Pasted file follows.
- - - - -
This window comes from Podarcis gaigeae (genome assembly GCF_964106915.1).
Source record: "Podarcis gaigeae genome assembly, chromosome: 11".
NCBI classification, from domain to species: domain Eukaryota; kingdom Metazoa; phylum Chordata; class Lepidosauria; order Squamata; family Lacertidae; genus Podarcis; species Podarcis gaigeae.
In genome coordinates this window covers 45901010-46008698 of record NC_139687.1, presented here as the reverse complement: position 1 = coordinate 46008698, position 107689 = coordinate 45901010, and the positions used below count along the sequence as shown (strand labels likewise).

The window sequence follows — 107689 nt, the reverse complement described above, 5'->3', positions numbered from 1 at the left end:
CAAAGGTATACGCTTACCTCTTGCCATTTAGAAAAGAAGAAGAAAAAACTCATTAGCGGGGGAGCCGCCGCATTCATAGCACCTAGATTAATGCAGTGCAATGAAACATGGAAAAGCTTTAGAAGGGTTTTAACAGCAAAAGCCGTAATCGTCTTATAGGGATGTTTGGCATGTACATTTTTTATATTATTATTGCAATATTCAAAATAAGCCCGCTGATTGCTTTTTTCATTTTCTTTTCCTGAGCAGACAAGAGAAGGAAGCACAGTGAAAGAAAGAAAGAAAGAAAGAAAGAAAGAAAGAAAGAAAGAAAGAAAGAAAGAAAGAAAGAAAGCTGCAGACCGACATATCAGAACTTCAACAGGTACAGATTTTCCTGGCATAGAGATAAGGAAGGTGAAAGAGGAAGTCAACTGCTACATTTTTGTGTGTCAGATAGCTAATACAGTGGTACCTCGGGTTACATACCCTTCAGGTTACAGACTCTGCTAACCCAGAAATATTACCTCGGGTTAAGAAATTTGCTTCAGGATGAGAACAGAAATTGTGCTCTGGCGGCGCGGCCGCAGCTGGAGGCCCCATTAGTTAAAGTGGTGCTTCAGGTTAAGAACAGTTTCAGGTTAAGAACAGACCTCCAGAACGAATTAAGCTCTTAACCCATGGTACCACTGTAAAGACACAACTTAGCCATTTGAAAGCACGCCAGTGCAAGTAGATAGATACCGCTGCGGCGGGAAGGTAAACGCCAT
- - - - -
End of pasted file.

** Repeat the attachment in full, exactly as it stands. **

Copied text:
This window comes from Podarcis gaigeae (genome assembly GCF_964106915.1).
Source record: "Podarcis gaigeae genome assembly, chromosome: 11".
NCBI classification, from domain to species: domain Eukaryota; kingdom Metazoa; phylum Chordata; class Lepidosauria; order Squamata; family Lacertidae; genus Podarcis; species Podarcis gaigeae.
In genome coordinates this window covers 45901010-46008698 of record NC_139687.1, presented here as the reverse complement: position 1 = coordinate 46008698, position 107689 = coordinate 45901010, and the positions used below count along the sequence as shown (strand labels likewise).

The window sequence follows — 107689 nt, the reverse complement described above, 5'->3', positions numbered from 1 at the left end:
CAAAGGTATACGCTTACCTCTTGCCATTTAGAAAAGAAGAAGAAAAAACTCATTAGCGGGGGAGCCGCCGCATTCATAGCACCTAGATTAATGCAGTGCAATGAAACATGGAAAAGCTTTAGAAGGGTTTTAACAGCAAAAGCCGTAATCGTCTTATAGGGATGTTTGGCATGTACATTTTTTATATTATTATTGCAATATTCAAAATAAGCCCGCTGATTGCTTTTTTCATTTTCTTTTCCTGAGCAGACAAGAGAAGGAAGCACAGTGAAAGAAAGAAAGAAAGAAAGAAAGAAAGAAAGAAAGAAAGAAAGAAAGAAAGAAAGAAAGAAAGCTGCAGACCGACATATCAGAACTTCAACAGGTACAGATTTTCCTGGCATAGAGATAAGGAAGGTGAAAGAGGAAGTCAACTGCTACATTTTTGTGTGTCAGATAGCTAATACAGTGGTACCTCGGGTTACATACCCTTCAGGTTACAGACTCTGCTAACCCAGAAATATTACCTCGGGTTAAGAAATTTGCTTCAGGATGAGAACAGAAATTGTGCTCTGGCGGCGCGGCCGCAGCTGGAGGCCCCATTAGTTAAAGTGGTGCTTCAGGTTAAGAACAGTTTCAGGTTAAGAACAGACCTCCAGAACGAATTAAGCTCTTAACCCATGGTACCACTGTAAAGACACAACTTAGCCATTTGAAAGCACGCCAGTGCAAGTAGATAGATACCGCTGCGGCGGGAAGGTAAACGCCAT